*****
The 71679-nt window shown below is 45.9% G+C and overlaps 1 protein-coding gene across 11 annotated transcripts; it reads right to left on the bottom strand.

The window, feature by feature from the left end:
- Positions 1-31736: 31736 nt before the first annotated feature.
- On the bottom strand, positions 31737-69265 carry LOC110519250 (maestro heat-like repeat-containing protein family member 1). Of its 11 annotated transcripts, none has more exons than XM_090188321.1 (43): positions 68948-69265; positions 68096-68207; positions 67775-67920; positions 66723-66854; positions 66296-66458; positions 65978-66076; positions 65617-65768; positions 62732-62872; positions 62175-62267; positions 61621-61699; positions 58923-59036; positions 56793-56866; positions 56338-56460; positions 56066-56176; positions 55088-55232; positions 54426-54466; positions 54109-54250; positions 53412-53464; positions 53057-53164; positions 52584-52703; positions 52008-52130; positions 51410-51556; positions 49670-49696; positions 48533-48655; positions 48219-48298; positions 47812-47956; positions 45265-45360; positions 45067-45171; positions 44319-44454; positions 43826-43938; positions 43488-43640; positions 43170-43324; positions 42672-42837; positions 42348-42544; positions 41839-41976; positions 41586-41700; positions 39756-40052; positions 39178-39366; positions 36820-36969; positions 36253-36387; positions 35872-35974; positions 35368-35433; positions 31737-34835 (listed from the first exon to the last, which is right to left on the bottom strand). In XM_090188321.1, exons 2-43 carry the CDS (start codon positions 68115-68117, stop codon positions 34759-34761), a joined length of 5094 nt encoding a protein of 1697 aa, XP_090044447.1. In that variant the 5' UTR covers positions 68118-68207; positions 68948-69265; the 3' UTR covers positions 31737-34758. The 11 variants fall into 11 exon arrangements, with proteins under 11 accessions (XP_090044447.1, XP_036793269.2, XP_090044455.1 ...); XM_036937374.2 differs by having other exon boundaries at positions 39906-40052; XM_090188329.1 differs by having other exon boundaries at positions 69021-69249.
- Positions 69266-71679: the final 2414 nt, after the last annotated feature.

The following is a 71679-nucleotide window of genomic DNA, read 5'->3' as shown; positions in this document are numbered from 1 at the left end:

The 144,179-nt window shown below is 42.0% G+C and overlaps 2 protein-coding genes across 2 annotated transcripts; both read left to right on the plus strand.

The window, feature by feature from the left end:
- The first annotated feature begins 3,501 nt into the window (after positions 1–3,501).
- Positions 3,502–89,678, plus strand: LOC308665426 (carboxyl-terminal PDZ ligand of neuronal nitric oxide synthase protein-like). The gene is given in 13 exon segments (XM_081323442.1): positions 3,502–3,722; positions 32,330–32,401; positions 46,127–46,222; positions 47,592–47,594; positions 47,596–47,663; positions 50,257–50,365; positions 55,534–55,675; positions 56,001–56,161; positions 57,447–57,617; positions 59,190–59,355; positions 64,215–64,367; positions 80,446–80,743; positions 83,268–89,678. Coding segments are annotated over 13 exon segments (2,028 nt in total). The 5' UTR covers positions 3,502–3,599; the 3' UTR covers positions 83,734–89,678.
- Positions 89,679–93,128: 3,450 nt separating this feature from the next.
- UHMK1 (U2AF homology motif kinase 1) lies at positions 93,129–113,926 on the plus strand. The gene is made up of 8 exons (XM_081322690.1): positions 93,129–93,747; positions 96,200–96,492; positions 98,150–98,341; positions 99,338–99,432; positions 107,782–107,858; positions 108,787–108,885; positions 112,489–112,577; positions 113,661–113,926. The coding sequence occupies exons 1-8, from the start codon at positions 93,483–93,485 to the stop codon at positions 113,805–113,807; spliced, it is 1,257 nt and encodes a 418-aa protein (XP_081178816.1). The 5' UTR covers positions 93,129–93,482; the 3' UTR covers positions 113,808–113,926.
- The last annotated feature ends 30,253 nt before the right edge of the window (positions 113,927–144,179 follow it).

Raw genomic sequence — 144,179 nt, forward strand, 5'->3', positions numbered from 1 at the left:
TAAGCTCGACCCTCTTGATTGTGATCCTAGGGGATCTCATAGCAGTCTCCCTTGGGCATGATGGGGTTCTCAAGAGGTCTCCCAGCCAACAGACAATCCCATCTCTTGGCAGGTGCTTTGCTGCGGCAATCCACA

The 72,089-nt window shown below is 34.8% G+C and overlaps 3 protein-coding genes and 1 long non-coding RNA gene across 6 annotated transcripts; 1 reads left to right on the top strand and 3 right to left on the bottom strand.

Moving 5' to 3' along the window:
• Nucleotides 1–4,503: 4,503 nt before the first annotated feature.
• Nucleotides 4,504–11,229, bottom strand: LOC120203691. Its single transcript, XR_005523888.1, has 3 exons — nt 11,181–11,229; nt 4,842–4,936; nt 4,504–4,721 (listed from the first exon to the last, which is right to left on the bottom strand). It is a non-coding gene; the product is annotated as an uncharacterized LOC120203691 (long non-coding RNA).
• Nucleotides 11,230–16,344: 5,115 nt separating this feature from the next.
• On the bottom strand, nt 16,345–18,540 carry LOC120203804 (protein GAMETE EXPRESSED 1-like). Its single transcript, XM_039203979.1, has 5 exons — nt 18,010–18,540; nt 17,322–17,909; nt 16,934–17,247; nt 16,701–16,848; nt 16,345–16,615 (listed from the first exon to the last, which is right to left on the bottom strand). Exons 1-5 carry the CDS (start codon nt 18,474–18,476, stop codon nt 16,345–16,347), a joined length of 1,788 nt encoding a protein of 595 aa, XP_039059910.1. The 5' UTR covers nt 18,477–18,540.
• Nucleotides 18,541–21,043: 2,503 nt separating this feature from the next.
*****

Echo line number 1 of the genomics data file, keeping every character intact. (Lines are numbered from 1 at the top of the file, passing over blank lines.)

The 71679-nt window shown below is 45.9% G+C and overlaps 1 protein-coding gene across 11 annotated transcripts; it reads right to left on the bottom strand.